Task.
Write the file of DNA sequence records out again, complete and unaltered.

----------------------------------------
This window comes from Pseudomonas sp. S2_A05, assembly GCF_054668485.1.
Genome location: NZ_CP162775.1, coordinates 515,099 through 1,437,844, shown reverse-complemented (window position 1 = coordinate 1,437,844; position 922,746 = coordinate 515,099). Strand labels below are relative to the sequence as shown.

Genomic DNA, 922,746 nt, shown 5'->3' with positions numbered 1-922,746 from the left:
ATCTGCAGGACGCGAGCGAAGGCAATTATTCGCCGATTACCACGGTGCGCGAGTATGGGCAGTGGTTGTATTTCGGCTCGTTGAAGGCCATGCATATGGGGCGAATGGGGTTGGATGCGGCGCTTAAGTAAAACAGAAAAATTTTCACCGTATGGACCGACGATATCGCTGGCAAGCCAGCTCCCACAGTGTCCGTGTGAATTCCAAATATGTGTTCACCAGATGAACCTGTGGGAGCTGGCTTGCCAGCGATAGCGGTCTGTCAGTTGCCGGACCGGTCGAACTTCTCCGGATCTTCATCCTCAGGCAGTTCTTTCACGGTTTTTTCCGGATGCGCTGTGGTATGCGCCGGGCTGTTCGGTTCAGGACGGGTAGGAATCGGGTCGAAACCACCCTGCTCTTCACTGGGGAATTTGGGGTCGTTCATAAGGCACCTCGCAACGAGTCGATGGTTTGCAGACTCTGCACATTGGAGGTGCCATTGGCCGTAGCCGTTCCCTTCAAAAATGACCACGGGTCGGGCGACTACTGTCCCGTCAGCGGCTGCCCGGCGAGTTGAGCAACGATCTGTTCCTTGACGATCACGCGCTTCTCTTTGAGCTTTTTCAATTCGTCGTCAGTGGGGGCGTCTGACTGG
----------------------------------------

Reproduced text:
This window comes from Pseudomonas sp. S2_A05, assembly GCF_054668485.1.
Genome location: NZ_CP162775.1, coordinates 515,099 through 1,437,844, shown reverse-complemented (window position 1 = coordinate 1,437,844; position 922,746 = coordinate 515,099). Strand labels below are relative to the sequence as shown.

Genomic DNA, 922,746 nt, shown 5'->3' with positions numbered 1-922,746 from the left:
ATCTGCAGGACGCGAGCGAAGGCAATTATTCGCCGATTACCACGGTGCGCGAGTATGGGCAGTGGTTGTATTTCGGCTCGTTGAAGGCCATGCATATGGGGCGAATGGGGTTGGATGCGGCGCTTAAGTAAAACAGAAAAATTTTCACCGTATGGACCGACGATATCGCTGGCAAGCCAGCTCCCACAGTGTCCGTGTGAATTCCAAATATGTGTTCACCAGATGAACCTGTGGGAGCTGGCTTGCCAGCGATAGCGGTCTGTCAGTTGCCGGACCGGTCGAACTTCTCCGGATCTTCATCCTCAGGCAGTTCTTTCACGGTTTTTTCCGGATGCGCTGTGGTATGCGCCGGGCTGTTCGGTTCAGGACGGGTAGGAATCGGGTCGAAACCACCCTGCTCTTCACTGGGGAATTTGGGGTCGTTCATAAGGCACCTCGCAACGAGTCGATGGTTTGCAGACTCTGCACATTGGAGGTGCCATTGGCCGTAGCCGTTCCCTTCAAAAATGACCACGGGTCGGGCGACTACTGTCCCGTCAGCGGCTGCCCGGCGAGTTGAGCAACGATCTGTTCCTTGACGATCACGCGCTTCTCTTTGAGCTTTTTCAATTCGTCGTCAGTGGGGGCGTCTGACTGG